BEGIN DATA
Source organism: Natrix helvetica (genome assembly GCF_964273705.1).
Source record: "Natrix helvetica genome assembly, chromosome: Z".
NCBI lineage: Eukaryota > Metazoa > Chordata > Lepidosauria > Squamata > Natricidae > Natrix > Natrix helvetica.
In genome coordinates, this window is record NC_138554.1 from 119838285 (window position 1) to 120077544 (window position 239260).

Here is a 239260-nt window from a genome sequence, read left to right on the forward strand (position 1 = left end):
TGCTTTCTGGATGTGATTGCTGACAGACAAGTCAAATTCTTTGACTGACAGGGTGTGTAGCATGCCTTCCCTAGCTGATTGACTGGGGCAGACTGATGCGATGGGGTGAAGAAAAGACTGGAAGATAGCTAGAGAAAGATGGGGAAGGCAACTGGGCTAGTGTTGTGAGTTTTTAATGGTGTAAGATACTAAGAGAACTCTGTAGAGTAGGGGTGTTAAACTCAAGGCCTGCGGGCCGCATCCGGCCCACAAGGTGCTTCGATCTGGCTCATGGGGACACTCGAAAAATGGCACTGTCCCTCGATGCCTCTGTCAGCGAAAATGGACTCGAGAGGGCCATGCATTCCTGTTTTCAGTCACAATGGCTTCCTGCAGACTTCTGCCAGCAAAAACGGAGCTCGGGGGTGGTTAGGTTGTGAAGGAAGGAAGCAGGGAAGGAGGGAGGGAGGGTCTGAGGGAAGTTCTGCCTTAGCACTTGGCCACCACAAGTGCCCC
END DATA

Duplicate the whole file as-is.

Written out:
Source organism: Natrix helvetica (genome assembly GCF_964273705.1).
Source record: "Natrix helvetica genome assembly, chromosome: Z".
NCBI lineage: Eukaryota > Metazoa > Chordata > Lepidosauria > Squamata > Natricidae > Natrix > Natrix helvetica.
In genome coordinates, this window is record NC_138554.1 from 119838285 (window position 1) to 120077544 (window position 239260).

Here is a 239260-nt window from a genome sequence, read left to right on the forward strand (position 1 = left end):
TGCTTTCTGGATGTGATTGCTGACAGACAAGTCAAATTCTTTGACTGACAGGGTGTGTAGCATGCCTTCCCTAGCTGATTGACTGGGGCAGACTGATGCGATGGGGTGAAGAAAAGACTGGAAGATAGCTAGAGAAAGATGGGGAAGGCAACTGGGCTAGTGTTGTGAGTTTTTAATGGTGTAAGATACTAAGAGAACTCTGTAGAGTAGGGGTGTTAAACTCAAGGCCTGCGGGCCGCATCCGGCCCACAAGGTGCTTCGATCTGGCTCATGGGGACACTCGAAAAATGGCACTGTCCCTCGATGCCTCTGTCAGCGAAAATGGACTCGAGAGGGCCATGCATTCCTGTTTTCAGTCACAATGGCTTCCTGCAGACTTCTGCCAGCAAAAACGGAGCTCGGGGGTGGTTAGGTTGTGAAGGAAGGAAGCAGGGAAGGAGGGAGGGAGGGTCTGAGGGAAGTTCTGCCTTAGCACTTGGCCACCACAAGTGCCCC